field). British commanders from Batu Gajah came to take the salute from
the Pusing MPAJA group of the Kinta District 3rd Patrol of the 5th Independent
Regiment. The British commanders paid tributes to the courage and resourceful
of the MPAJA and thanked them for their contribution to the victory in Malaya.
There were big cheers and hand clapping when each of the one hundred odd
MPAJA[1A] handed in his weapon. In return each was rewarded with a sum of
$300.00. Kon Loy also received the sum of $300.00 by handing in his Sten-gun
and a few hand-grenades.
Kon Loy asked permission from his boss, Comrade Zhong Jianchuan to hand
in his pistol so that he could receive more money to buy his passage home.
But his boss not only refused to grant him the permission but also ordered
him to keep his revolver saying that the MPAJA high command had issued order
not to return the pistols or revolvers given by the British. On Jaunary
1 1944, in a meeting, in the Headquarters of Force 136 at Blantan, which
was under the command of Colonel John Davis, who spoke fluent Chinese, between
the MPAJA, represented by Chin Ping and Lai Te the plenipotentiary of MCP
and Force 136, represented by Colonel Spencer Chapman, Colonel John Davis
and Major Richard Broome, Chin Peng warned Force 136 that:
"If Force 136 drops revolvers or pistols for the MPAJA they will not be
returned, but rifles and other weapons will be returned."
Why Chin Peng said that, because the MPAJA were desperately short of handguns
and revolvers. Handguns and revolvers could be put in the pocket and moved
about easily without being seen.
Knowing that Kon Loy was desperately wanted to return to Taiwan Comrade
Zhong paid him a few hundred dollars from the Party fund. With such a large
amount of money it should have no problem to get home. However, the war
had just ended and the communication between Singapore and Taiwan was yet
to be restored. Even though Kon Loy had the money, but there were no means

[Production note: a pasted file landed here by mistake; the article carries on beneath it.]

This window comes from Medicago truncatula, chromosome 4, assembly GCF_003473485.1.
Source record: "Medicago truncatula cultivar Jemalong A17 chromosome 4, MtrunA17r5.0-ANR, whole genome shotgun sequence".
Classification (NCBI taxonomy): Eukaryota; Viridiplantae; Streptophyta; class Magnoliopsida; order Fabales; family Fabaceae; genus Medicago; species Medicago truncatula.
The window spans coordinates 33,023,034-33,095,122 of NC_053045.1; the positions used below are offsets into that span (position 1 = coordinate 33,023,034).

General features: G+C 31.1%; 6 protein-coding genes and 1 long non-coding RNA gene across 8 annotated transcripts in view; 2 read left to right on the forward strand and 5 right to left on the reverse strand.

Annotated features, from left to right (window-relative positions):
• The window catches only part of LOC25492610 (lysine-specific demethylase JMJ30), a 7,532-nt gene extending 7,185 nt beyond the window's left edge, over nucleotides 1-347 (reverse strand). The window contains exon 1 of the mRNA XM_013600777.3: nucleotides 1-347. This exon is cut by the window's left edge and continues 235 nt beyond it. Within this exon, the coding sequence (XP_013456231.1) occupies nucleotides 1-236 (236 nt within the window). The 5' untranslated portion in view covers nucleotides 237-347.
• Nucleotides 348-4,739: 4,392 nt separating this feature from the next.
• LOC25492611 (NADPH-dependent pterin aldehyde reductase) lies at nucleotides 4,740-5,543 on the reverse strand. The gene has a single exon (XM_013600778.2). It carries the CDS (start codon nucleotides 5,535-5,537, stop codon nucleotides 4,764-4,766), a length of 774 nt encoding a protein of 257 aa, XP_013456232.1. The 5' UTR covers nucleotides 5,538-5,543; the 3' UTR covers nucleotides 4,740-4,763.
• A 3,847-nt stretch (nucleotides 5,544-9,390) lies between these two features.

for him to go back to Taiwan.
After the MPAJA had been dissolved, many ex-MPAJA servicemen formed many
MPAJA Comrades' Associations throughout Malaya. The MPAJA leadership and
its organization remained underground. Some of the arms supplied by the
British were buried in the jungle in case of any hostile contingency from
the British. The Chung family invited Kon Loy to live with them since he
had no home to return to. However, Kon Loy declined and went to live in the
Pusing ex-MPAJA Association at 17 Main Road. He wrote letters home telling
his family that he was still alive. He did not know what had happened to
his wife, Chong Siew Lan (張秀蘭) and his two sons. He wanted to contact
them, desperately. So he stayed in Pusing temporary looking for ways to
When the Emergency was proclaimed in June 1948 the British estimated there
were about 500 MPAJA members in Kinta District. When MPAJA were officially
disbanded in the end of December 1945 only about 200 of them came out from
the Jungle to parade and handed their weapons to the British and each member
received $300.00 British Malayan dollars. Therefore, according to the British,
there must be about 200 to 300 MPAJA members still remained in the jungle
and became what they called themselves the Clandestine Army whom First Elder
Brother loved to visit.
Posted to Overseas Chinese Forum at asiawind.com
By CHUNG Yoon-Ngan (鄭永元)